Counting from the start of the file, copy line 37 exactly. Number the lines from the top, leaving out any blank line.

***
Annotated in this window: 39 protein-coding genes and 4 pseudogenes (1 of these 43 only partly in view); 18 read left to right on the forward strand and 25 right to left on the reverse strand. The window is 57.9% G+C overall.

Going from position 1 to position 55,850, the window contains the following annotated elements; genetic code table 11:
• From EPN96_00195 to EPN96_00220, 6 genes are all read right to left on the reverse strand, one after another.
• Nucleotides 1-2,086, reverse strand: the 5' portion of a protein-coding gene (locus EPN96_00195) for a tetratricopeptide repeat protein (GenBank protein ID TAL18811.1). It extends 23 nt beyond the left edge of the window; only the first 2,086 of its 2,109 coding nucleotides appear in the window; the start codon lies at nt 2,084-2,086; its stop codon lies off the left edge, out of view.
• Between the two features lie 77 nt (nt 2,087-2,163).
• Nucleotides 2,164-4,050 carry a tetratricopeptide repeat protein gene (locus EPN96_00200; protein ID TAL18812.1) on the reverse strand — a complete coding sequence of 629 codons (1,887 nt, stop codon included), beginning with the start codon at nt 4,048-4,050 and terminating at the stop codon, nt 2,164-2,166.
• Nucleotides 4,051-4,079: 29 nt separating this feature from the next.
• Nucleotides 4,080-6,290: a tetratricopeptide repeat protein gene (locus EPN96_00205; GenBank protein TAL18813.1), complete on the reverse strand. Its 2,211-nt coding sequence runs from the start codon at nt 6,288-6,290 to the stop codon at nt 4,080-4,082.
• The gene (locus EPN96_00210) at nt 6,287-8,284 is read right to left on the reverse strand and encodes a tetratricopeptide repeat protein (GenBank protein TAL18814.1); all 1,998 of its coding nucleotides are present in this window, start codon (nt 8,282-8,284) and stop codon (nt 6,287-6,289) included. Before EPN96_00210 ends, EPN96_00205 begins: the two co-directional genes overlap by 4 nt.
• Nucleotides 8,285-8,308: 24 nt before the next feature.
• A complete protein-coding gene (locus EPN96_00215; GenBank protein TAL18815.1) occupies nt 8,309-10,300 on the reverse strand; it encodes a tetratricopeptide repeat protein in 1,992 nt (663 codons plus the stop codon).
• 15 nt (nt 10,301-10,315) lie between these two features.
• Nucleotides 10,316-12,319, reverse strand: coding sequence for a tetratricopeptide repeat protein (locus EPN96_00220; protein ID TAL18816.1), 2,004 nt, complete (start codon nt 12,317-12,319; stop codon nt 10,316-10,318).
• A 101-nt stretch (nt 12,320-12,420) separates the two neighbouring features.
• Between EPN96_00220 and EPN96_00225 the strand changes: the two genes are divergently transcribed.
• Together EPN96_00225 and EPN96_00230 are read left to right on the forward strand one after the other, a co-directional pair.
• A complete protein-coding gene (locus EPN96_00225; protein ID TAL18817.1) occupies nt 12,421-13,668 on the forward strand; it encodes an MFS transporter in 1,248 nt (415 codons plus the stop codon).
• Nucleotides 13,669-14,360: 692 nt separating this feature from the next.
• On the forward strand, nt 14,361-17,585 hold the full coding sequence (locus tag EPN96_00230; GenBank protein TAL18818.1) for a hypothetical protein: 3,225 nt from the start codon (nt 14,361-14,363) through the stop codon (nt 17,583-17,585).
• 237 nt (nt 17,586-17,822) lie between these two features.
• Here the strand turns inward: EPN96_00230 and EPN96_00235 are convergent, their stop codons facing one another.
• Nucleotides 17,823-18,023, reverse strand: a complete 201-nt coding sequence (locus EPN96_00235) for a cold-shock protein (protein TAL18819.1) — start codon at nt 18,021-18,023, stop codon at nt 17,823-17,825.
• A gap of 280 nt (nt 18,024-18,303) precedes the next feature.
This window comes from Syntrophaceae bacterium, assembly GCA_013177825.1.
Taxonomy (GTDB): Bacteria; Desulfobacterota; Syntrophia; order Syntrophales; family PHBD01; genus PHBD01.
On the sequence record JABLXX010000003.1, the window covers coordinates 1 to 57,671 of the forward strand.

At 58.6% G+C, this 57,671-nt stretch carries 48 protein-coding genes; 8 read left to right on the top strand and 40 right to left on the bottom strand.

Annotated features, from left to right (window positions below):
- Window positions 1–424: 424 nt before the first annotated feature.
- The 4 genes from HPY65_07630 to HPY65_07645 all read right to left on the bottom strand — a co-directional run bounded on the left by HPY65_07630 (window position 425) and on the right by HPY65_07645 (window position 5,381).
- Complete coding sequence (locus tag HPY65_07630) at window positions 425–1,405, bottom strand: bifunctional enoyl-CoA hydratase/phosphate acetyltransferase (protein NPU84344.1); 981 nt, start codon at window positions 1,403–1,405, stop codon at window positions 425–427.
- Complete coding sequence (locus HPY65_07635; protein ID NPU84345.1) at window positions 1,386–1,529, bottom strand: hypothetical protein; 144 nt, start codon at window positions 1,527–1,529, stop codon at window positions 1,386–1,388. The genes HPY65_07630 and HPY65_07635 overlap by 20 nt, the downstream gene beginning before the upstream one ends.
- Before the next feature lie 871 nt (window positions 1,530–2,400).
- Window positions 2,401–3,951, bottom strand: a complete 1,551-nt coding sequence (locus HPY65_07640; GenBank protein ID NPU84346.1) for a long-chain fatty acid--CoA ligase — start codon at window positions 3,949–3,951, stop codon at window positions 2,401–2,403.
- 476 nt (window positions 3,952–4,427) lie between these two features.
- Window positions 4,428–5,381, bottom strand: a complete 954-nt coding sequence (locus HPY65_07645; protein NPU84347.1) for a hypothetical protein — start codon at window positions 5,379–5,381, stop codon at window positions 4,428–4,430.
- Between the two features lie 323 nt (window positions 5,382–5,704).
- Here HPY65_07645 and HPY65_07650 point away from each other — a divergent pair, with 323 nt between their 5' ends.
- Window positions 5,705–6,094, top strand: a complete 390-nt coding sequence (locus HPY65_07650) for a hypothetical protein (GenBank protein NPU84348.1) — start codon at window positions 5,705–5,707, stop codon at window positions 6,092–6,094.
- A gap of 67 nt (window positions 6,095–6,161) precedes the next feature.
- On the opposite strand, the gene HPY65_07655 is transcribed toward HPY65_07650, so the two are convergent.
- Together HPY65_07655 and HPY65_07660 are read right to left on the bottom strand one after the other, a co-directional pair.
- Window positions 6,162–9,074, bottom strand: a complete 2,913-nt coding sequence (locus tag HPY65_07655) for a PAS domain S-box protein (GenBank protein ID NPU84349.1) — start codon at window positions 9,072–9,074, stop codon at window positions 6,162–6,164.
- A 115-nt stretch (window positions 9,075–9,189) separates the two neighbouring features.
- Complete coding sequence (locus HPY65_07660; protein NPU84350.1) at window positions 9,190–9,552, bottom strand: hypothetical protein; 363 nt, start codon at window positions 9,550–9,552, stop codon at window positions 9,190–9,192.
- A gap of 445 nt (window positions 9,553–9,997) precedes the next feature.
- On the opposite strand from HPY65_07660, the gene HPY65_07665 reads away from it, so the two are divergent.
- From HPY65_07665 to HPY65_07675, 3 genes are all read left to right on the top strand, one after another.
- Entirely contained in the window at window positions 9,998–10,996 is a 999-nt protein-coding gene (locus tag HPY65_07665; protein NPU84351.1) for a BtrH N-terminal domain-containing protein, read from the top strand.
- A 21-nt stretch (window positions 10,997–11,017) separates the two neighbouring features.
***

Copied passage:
- Between the two features lie 323 nt (window positions 5,382–5,704).